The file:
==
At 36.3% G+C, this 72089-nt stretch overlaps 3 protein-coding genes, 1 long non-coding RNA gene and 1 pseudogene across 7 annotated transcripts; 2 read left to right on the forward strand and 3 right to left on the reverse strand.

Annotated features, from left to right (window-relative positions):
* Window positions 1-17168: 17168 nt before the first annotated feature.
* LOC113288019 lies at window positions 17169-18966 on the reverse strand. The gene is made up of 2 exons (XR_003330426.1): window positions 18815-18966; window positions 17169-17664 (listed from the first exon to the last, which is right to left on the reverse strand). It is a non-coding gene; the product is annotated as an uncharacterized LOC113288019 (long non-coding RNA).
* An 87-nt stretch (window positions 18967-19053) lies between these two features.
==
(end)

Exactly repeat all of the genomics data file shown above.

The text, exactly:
At 36.3% G+C, this 72089-nt stretch overlaps 3 protein-coding genes, 1 long non-coding RNA gene and 1 pseudogene across 7 annotated transcripts; 2 read left to right on the forward strand and 3 right to left on the reverse strand.

Annotated features, from left to right (window-relative positions):
* Window positions 1-17168: 17168 nt before the first annotated feature.
* LOC113288019 lies at window positions 17169-18966 on the reverse strand. The gene is made up of 2 exons (XR_003330426.1): window positions 18815-18966; window positions 17169-17664 (listed from the first exon to the last, which is right to left on the reverse strand). It is a non-coding gene; the product is annotated as an uncharacterized LOC113288019 (long non-coding RNA).
* An 87-nt stretch (window positions 18967-19053) lies between these two features.